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About JSGerson

  • Birthday 11/04/1946

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    Aiken, South Carolina

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  1. I did not have any plans for the scuttlebutt table or the barrel stand, so their dimensions were guesstimated and came up with the following plan. It was just a matter of making the boxwood pieces and assembling them. The tabletop was stained Minwax Mahogany 225. I initially tried to stain the table structure with Minwax Ebony 2718, but the stain was too transparent, so it was painted with gloss enamel black. Brass tape was used for the brass barrel bands. This was the same kind of tape I used for the copper cladding on the stove pan. You may have noticed that the images show there
  2. I have a simple tabletop Micro-Mark wood lathe that I have hardly used and have not much skill with. With this I made my very first wooden barrel using a short length of ½” dia. dowel. The barrel was cut, shaped, and then sliced off the dowel with the Byrnes saw. Surprisingly, I did it right on the first try! That is not my usual experience. The square hole was cut and then the barrel was stained with Minwax Early American 230.
  3. Scuttlebutt and Scuttlebutt Table I found the US Navy plans for the scuttlebutt, but surprisingly, there were two types. The first one is the one you see on the ship today. It’s the barrel on its side with a square opening. The other, is an upright cask, oval in cross section, almost identical to today’s harness cask. I’ll using that plan as a guide when I make harness cask. The US Navy plan below has my working dimensions (in red) for the fabrication of the scale barrel. (BTW usedtosail, the name's Gerson,... Jonathan Gerson, but I'll take the compliment anyways 8-) )
  4. The shaped wood stock was then sliced like a loaf of bread into twenty 1/16” slices and stained with Minwax Golden Pecan. Due to the B&W photos, I didn’t know the color of the guides. I assumed they were of natural wood finish as paint would have just worn off from the sliding chain. The last two images below show the guides on the deck as a dry fit. These will be glued into place before I move on.
  5. The set up worked fairly decently using what cutters and grinding bits that I had, the end result was close enough to what I wanted, but not anywhere near to the exactitude of my original plan. But then it didn’t need to be.
  6. Then using my Dremel drill press accessory, a jig was constructed so I could slide a piece of wood under a cutting bit of the drill. A piece of 1/8” x ¼” x 2” boxwood was the material of choice to be shaped. To aid in the setups, I sketched a profile of the guide on the end of the wood stock.
  7. Using the arrangement drawing, I measured as best I could the width and length of the guides and guesstimate the height from which I form a plan.
  8. Gun Deck Anchor Chain Guides I was going to work on the scuttlebutt, grog tub, and harness cask, but in the process of doing my research to figure out what their dimensions were, I ran across an old B&W photo showing all three of those items, but it also showed something else that I could not identify earlier while working on the deck eyebolts and rings. Indicated on the 1931 US Navy arrangement plans (Note, they are not shown on the 1927 arrangement plans), was something that appeared to be under the anchor chain, but I didn’t know what they were (example in red circle). The B&W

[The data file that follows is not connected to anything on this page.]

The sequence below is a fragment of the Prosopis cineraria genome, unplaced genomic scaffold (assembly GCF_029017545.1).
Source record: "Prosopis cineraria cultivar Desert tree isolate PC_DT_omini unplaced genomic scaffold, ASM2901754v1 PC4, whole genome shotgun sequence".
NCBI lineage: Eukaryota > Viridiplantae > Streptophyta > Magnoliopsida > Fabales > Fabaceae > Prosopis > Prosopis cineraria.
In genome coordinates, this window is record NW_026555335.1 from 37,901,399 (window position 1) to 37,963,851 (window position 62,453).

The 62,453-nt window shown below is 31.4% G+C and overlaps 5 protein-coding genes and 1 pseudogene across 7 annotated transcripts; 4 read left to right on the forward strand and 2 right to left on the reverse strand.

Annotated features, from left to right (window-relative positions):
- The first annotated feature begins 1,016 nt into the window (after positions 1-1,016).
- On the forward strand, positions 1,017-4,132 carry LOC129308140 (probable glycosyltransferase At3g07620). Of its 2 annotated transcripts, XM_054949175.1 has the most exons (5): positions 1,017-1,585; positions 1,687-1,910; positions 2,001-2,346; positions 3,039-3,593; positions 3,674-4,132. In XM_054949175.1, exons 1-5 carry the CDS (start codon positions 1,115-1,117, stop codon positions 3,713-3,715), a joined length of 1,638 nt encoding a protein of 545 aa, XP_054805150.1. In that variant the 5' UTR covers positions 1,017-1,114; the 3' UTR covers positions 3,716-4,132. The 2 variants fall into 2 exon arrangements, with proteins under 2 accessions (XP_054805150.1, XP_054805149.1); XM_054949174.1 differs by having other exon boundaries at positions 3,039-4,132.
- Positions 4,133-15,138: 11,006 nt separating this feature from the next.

9. Gun Deck Eye Bolts and Rings Eye bolts and rings for the gun train tackle (pulls the gun back from gun port) and the messenger and anchor lines were added to the gun deck.
  10. They were relatively easy to make due to their simply construction. The hardest part were the baseboards and the handles due to their delicateness and tiny size. The handles consisted of a vertical arced shape piece of wood with a loop of rope passing through its center. Those pieces of wood worked out to be about 5/32” long, 1/32” wide at its widest point, and 3/64” thick. I could barely hold them, let alone shape them. I had two choices for materials to use as the handle rope, left-over twisted brass wire I used for the construction of the bilge pump handles or thread. The thread
  11. Because the sea chests have a natural wood finish, they were made from boxwood. Below is an image of my starting materials.
  12. Gun Deck Sea Chests This next gun deck item I will call “Sea Chests” for lack of a more accurate term, I couldn’t find any plans or diagrams, so size and shape are my best guess; there are two of them as far as I know. One is near the stove and the other is near the capstan. They appear to be built as part of the ship because at least one of them appears to have vertical structure going through it.
  13. I'm impressed by your workmanship and not to mention your shop. Very nice work so far. Your opening statement was "Building out of the box." Are you planning not to deviate from the kit or do you have any surprises in store for us?. BTW, welcome aboard to the Conny builders. Jon
  14. The pots which made from discs I carved out of basswood and 1/32” plywood. One rope pot has a cap on it and the remaining pots were left open to receive either rope or chain. 3/16” holes were drilled very carefully into the discs and the gun deck.
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